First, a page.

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Whole Roasted Branzino: Same Song, Over and Over

I have this thing when I love a song. I will listen to it over and over until I get sick of it. Matt never does that, unless I ask. Nicely. These days, it’s Florence and the Machine’s Dog Days are Over. I’m sort of the same when I get hooked on recipes or ingredients. I will eat the same thing three meals in a row. It’s not that I don’t like variety, it’s just that — when something is really, really good, I can’t quite seem to get enough of it.

Do you get that way about food or music?

So there’s branzino. I first tried it at a Greek or Mediterranean restaurant and have been literally hooked ever since. I believe that Matt fears walking up to the fish counter at Whole Foods, where he knows there is frequently fresh, whole branzino, encased in ice in front of the clear glass counter. Its shimmery skin always catches my eye. I ask the guys behind the counter to clean it for me, but there are always a few scales to take care of when we get home. Cooking whole fish is something that we’re relatively new at, but it’s really become quite the routine.

Branzino has a buttery, almost milky quality to its flesh. When roasted, it melts on your tongue, and its skin (which I love) gets beautifully crisp, contrasting the tenderness of the meat. A good-quality, fresh fish needs little to taste good: a little salt and pepper, some fresh herbs, and a squeeze of lemon juice. Dinner is served.

Whole Roasted Branzino
adapted from Williams-Sonoma Cooking with Friends
*serves 4

2 whole branzino (Mediterranean sea bass)
several sprigs of fresh flat-leaf parsley and thyme
1 lemon, sliced thinly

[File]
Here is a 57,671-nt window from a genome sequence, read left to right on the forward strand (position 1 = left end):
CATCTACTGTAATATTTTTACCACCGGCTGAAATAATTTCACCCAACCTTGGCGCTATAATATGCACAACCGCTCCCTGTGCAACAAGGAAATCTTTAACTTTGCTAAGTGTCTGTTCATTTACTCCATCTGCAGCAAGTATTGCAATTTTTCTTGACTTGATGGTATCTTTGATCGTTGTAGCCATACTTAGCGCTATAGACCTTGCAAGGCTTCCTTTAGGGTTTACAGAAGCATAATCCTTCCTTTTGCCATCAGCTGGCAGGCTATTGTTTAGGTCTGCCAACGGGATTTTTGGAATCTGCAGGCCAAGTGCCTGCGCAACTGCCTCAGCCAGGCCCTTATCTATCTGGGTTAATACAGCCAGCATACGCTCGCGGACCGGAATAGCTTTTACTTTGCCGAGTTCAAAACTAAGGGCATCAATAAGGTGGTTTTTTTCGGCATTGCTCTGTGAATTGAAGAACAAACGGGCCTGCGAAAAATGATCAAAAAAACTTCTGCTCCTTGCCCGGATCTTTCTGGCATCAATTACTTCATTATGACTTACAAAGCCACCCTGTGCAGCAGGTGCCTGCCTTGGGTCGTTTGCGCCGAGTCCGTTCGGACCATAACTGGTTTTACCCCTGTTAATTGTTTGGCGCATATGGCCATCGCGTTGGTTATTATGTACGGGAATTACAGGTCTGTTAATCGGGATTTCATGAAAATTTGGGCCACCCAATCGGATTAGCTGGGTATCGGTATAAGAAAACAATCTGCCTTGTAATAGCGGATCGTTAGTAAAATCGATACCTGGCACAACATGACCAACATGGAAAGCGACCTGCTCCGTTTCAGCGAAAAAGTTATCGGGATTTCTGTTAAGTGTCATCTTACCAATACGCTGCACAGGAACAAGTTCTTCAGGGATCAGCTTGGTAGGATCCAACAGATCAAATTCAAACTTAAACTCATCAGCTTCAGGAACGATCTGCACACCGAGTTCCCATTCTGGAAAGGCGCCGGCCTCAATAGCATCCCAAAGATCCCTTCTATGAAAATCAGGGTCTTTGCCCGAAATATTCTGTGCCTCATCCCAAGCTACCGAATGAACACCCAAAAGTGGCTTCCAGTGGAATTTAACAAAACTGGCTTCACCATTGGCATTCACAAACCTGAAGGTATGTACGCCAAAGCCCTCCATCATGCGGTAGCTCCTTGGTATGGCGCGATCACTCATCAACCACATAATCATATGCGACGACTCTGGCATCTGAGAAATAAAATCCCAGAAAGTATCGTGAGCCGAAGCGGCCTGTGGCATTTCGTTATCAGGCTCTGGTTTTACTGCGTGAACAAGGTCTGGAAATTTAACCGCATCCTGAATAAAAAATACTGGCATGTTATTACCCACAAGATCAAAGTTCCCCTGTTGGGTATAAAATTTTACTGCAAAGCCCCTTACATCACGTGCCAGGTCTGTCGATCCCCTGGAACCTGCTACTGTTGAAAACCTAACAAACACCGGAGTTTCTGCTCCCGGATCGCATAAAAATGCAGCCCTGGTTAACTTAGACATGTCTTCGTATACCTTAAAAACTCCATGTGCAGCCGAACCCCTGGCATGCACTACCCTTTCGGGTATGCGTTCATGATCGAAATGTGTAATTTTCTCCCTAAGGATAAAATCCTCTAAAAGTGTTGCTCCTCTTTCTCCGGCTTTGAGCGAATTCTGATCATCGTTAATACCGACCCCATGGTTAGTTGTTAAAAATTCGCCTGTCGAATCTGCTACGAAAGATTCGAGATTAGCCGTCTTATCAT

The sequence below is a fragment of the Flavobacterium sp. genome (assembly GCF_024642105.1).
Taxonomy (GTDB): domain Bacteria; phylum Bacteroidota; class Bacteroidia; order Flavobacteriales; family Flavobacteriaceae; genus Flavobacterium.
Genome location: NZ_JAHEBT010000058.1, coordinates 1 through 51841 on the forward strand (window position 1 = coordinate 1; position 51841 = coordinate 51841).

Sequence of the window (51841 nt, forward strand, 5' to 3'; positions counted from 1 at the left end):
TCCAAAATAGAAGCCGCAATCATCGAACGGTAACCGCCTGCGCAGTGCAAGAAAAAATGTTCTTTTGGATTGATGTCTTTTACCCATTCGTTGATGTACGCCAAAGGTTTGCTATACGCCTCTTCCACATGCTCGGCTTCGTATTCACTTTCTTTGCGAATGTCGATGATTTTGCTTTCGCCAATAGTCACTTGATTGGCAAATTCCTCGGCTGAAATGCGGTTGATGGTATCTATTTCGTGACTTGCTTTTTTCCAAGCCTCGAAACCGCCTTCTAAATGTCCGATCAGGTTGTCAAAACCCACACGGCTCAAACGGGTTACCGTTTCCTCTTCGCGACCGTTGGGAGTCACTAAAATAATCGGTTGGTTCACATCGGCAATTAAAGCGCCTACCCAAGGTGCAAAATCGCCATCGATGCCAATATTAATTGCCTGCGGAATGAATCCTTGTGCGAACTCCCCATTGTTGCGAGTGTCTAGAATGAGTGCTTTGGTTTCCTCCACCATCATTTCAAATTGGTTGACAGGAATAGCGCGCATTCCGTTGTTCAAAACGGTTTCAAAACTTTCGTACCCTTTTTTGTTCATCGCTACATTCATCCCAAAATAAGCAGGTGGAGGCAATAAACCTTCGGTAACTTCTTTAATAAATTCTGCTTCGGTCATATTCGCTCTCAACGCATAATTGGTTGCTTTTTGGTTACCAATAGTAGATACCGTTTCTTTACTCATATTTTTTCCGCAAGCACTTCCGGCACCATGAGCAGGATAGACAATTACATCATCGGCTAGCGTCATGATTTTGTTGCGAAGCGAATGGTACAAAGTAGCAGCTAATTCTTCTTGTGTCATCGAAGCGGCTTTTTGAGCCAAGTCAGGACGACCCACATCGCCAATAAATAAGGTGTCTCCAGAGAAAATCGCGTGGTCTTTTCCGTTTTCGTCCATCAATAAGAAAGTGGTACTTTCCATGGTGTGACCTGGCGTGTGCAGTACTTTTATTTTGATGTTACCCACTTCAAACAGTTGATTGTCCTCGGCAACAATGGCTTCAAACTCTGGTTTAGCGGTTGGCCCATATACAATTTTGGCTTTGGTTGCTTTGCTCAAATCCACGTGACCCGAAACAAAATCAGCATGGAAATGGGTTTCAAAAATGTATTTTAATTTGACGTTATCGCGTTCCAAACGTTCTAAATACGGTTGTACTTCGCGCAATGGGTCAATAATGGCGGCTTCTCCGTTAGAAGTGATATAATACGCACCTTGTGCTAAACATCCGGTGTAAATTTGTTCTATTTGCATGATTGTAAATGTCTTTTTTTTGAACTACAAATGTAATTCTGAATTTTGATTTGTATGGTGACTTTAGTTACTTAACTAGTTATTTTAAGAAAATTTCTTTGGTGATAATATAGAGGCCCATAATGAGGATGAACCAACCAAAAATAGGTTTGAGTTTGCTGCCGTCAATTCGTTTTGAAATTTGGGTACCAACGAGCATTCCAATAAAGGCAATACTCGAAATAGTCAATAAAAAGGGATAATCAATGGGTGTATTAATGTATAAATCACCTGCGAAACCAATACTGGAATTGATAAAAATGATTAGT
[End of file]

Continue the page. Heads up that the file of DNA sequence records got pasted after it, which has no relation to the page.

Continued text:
2 cloves of garlic, thinly sliced
sea salt and freshly ground black pepper, to taste
extra virgin olive oil

1. Preheat the oven to 450 degrees F.
2. Use a sharp knife to cut several diagonal slits on both sides of each fish. Rub the outside of each fish with salt and pepper and generously season its cavity. Brush the fish, inside and out, with olive oil.
3. Stuff the cavities with a few sprigs of herbs, the lemon slices and garlic.
4. Place the fish on a well-oiled baking sheet and roast for about 20 minutes (until the fish flakes easily).
5. When the fish is done, carefully slice it in half along the backbone and remove the top fillet. Lift out the backbone and toss it. Serve the deboned fish fillets with a light salad, as shown above. We served it with Heidi Swanson‘s chickpeas and dandelion greens (de-lish).

Musical Pairings: Bon Iver, Bon Iver + Whole Roasted Branzino

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Posted by Kasey

Kasey is the food editor and co-founder of Turntable Kitchen. She loves dark chocolate, warm crusty bread, and traveling to new places. She speaks Russian, but does not like vodka.

  • I have you to thank for introducing me to branzino, and yes, I am pretty prone to having the same thing for dinner everyday if it’s as magically delicious as this fish. We put fennel and lemons in ours – gotta try your version next!

  • I’ve never tried branzino, but it looks tasty. Will have to watch for it at my local market. I like to listen to a new album over and over until I’m sick of it, then move on to something else. This means I’m very good at memorizing song lyrics, but my husband doesn’t even pay attention to the words. I guess our brains just work differently.

  • I’m so glad you tried it and loved it! I imagine fennel would be a great addition…yum!

  • Hey Jess- I’ve only seen it at Whole Foods and another local grocery store called Andronico’s, but they’ve had it a lot lately. I also remember lyrics to my favorite songs (and obnoxiously sing along). Suffice it to say, my husband rarely does (unless it’s the National or Radiohead!)

  • nicole

    That sounds very tasty! I have not done the whole fish roasting before, but I know I must. I DO put music and recipes on repeat! I think it drives Marc a bit crazy 🙂

  • That’s why they love us!

  • Mal

    Just tried this tonight and it was fabulous! I was generous with the salt and pepper and stuffed it with parsley, rosemary, lemon and garlic. Yum!

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